Friday 18 March 2011

Alphaville (1965)

Jean Luc-Godard is one of those guys who provokes in me the reaction "I don't enjoy his films very much" - to which a common response is "You're not supposed to enjoy them".  Ken Loach is another one, although a very different type of director to Godard.  I suppose a better way of putting it is that while I can see what they do is worthy, even admirable, they make films which do not particularly appeal to me.  With Loach I always get the impression that he's thinking "This is what cinema should be - and if you don't like it, you're part of the problem!"  And watching Godard's film I always feel that my desire to be entertained more is something he would regard as a decadent bourgeois attitude and that I should be grateful there are visionaries like him to enlighten me.

I guess there are plenty of film-makers who have no interest in doing anything other than providing entertainment and therefore we should cherish people like Loach and Godard.  And I do.  I think film - culture in general - political discourse and so on are much the better for having them and their films around.  But I find watching them a chore, I really do.

Which brings me to ALPHAVILLE.  This was made while Godard was still in his (relatively) accessible phase and is a sort of sci-fi noir with pretentions.  A British writer called Peter Cheyney wrote a number of stories in the 30s and 40s featuring the character Lemmy Caution, a hard-boiled detective more akin to Mike Hammer than Philip Marlowe.  The stories were set in the present but having pinched the character for his own purposes, Godard flung him into a dystopian near-future.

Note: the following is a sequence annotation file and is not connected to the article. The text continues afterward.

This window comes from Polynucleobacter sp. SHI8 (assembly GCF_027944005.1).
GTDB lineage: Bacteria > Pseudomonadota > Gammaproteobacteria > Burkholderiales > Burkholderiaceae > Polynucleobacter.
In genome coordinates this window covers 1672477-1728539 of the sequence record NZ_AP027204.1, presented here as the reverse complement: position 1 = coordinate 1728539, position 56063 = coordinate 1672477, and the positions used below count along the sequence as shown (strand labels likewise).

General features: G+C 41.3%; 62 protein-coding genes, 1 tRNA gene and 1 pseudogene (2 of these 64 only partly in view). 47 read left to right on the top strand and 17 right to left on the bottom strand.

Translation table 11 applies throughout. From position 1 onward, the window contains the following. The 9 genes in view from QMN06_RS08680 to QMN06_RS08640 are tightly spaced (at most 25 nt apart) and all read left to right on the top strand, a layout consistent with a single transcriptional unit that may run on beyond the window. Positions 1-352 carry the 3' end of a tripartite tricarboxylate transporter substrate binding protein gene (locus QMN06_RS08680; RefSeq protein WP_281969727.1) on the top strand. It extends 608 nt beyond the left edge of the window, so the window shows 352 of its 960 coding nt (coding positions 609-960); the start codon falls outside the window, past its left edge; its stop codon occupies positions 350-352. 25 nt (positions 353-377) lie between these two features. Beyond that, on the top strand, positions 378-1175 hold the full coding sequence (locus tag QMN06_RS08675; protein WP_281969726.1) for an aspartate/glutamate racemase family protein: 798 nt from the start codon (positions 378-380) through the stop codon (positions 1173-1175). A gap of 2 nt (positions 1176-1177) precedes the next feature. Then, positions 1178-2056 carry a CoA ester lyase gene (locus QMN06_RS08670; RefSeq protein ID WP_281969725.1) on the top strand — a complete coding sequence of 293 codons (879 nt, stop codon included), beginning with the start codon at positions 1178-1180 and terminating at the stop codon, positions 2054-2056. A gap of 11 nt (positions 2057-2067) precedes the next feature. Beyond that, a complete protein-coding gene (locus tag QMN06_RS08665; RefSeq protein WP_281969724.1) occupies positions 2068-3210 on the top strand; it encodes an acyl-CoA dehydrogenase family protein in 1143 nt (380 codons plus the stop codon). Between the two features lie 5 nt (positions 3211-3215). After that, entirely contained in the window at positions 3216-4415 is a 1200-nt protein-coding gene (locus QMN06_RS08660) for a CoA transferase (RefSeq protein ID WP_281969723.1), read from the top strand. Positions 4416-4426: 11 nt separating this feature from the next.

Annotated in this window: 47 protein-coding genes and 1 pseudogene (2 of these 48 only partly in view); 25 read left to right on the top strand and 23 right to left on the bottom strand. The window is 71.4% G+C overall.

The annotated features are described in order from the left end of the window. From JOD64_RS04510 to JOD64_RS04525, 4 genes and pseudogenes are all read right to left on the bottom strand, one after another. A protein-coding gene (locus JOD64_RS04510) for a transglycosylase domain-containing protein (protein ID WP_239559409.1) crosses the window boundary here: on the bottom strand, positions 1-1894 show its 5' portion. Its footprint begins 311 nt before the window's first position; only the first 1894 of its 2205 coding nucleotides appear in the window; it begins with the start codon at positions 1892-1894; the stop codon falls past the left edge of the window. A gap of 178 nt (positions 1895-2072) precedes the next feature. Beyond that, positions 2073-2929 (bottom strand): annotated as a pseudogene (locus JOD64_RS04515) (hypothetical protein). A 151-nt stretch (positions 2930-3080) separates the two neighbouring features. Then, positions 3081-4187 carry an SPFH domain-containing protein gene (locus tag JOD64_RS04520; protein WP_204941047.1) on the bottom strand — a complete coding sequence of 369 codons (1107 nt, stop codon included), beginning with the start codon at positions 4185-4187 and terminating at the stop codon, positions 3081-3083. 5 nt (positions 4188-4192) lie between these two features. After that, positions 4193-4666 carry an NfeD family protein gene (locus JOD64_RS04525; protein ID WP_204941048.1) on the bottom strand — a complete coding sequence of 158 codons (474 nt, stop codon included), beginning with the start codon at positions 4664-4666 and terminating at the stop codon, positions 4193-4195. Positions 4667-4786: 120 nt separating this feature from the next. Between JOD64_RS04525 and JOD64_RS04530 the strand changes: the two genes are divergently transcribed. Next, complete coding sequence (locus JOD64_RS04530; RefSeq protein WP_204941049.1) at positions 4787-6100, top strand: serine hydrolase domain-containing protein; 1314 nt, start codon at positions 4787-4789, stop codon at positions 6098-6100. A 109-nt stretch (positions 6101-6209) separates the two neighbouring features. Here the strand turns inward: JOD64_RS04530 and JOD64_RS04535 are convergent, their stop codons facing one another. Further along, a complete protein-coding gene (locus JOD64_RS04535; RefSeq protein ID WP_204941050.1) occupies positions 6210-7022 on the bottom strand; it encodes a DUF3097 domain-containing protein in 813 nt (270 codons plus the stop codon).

Eddie Constantine as Lemmy Caution
The depiction of that near-future is actually pretty compelling, despite there being no special effects shots.  Godard has a good eye for unusual architecture and objects and by shooting them with a combination of lighting and off-kilter camera angles he does achieve the result of a familiar but somehow alien city.  Also, the voice of the supercomputer - Alpha 60 - really does sound like some biomechanoid creation, all catarrhy and metallic, which is hardly surprising because that's exactly what it is; apparently Godard used a guy whose vocal cords had been replaced by a voice box.

There are moments of black humour too: the execution of dissidents is a combination of show trial, firing squad and synchronised swimming display; the catch-all greeting of "I'm very well.  Thank you.  You're welcome"; and Eddie Constantine, an emigre US singer turned actor, is perfect as Lemmy Caution: hard-boiled almost but not quite to the point of parody.

Executions, Alphaville-style
But there is too much unneccessary obfuscation, as if Godard believes a point isn't worth making unless it is very difficult to fathom or that a film which is merely simple and entertaining is worthless.  Have a look at the imdb page of memorable quotes from the film here and see if any of them strike you as profound.  Godard fans would no doubt argue that he was attempting to make the point that political or philosophical soundbites are necessarily empty.  Perhaps he was, but I don't think so.

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